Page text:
DESTROYING THE GHOST: The only way to truly destroy the ghost, so it doesn't rise again, is to destroy the amulet which hangs around the skeleton of the dryad which is embedded in the shambling mound's body.
When the shambling mound is near death, and losing massive parts of itself, the PCs may see a shiny amulet, reflected from moonlight or a torch, hanging around the neck of a small skeleton deep within the shambling mound.
(Grab check required during combat to acquire the amulet). Destroying the amulet releases the spirit of the dryad, vanquishing the ghost for good. (Simple DC to get through the hardness to break it).

The amulet was a gift by the satyr who left it at the foot of the dryad's grove. The dryad, admiring its beauty, put it on, not knowing then it was a gift from the satyr. He only revealed the amulet was his gift to her during their final chase in an attempt to make her stop. The amulet is what ties her spirit to the material world and keeping her anger fueled.

CURSE OF THE SATYR: Every month the satyr is plagued with nightmares (sent by the ghost) until he provides a sacrifice for the ghost whereupon she has him relive the screams and cries of the unsuspecting victims as punishment.
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7. ("Curse of the Satyr," above.)

8. Hellfire Club: A group of bored aristocrats are vying to outdo each other by committing ever-greater and ever-more-daring crimes. The nature and severity of the crimes can vary depending on how dark you want the campaign to go--anything from "stealing each other's possessions and returning them at the next meeting" to "kidnapping peasants to hunt for sport every full moon." For an added twist, a dark power learns their secret and blackmails them into carrying out its own agenda.
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9. Mercenary Games: A leader wishes to conquer nearby lands populated by "savage" humanoids, but doesn't believe that his vassal lords or his people would be willing to submit to the increased taxes and/or conscription of their youth necessary to wage war. So he conspires to motivate his people by less than honorable or humane means: He secretly hires mercenary groups composed of "savage" races, like orcs, kobolds, or hobgoblins to raid his own people. He might also consider hiring special agents, like itinerant adventurers, to make unprovoked attacks against tribes living in the desired lands in hopes of triggering reprisals against his people. If and when reprisals occur, he starts making speeches about the threat posed by those living in the lands he wishes to conquer.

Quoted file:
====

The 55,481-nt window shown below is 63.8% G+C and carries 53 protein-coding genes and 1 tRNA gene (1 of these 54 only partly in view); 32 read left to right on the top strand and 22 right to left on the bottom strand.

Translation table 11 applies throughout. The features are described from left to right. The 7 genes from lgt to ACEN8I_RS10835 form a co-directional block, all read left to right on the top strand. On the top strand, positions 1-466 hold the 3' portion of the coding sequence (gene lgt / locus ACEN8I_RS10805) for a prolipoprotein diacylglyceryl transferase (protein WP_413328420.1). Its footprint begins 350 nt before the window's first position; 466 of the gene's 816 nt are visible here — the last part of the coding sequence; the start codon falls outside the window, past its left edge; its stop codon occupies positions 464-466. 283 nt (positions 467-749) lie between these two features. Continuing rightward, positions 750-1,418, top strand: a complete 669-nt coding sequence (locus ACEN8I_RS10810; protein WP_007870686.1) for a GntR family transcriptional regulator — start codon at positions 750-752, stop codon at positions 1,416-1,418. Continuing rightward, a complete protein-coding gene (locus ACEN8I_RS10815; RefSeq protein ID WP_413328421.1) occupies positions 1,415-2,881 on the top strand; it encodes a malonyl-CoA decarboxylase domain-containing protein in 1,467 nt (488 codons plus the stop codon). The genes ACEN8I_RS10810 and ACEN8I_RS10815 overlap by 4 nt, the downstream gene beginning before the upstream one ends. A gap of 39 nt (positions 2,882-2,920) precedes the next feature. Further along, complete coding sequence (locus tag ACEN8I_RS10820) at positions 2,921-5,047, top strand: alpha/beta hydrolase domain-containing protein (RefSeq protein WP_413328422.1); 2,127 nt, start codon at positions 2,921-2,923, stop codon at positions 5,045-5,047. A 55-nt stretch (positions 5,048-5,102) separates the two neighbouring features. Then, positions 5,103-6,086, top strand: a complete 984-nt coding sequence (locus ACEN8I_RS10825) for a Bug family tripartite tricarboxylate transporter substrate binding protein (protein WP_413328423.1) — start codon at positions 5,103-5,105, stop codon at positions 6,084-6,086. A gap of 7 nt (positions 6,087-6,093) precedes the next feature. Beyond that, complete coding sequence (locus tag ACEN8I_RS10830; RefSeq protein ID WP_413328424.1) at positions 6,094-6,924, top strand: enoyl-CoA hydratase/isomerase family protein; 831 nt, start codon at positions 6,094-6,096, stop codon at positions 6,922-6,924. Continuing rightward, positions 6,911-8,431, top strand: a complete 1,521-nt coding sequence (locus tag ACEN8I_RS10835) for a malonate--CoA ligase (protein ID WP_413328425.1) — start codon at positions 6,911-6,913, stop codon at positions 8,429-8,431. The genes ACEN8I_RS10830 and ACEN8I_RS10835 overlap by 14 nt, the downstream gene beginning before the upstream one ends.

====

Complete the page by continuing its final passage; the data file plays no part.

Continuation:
Sample villain: Human Noble or Fighter (of appropriately threatening level).
Motivations: Increase land holdings, for purpose of increasing personal wealth or prestige.


Victoria Rules
10. Slow-Motion Overthrow: Some halfway-powerful individual (a Mage, when I used this one) wants to overthrow the King and take his throne. The villain is patient and is running this as a 5-10 year operation; he also realizes the biggest threat to his plans will be mid-to-high level adventurers. But, he also knows that if he can kill off or drive away all the local low-level adventurers now they won't grow up to be high-level ones later, so he sets it up thusly: a famous adventuring company* - a company with the sort of reputation that absolutely anyone would give their right eye to join - is holding a recruitment drive for new members. All who are interested must appear in the main town hall at [date and time x]. So all the low-level types show up (including the PCs)...but villain doesn't just kill them there; he (through a hired actor) divides them up into adventuring parties and sends them out on "trial adventures" - which are actually almost total suicide runs. The PCs all get sorted into the same group, and their mission doesn't turn out to be quite as hard as planned (in other words, it's a typical 1st-level run). They get back to town and the company has vanished...and so have all the other adventurers from the meeting. Now things can start in earnest - the PCs could try to track down some other groups, or track down the company, etc., and much later oculd end up defending the King.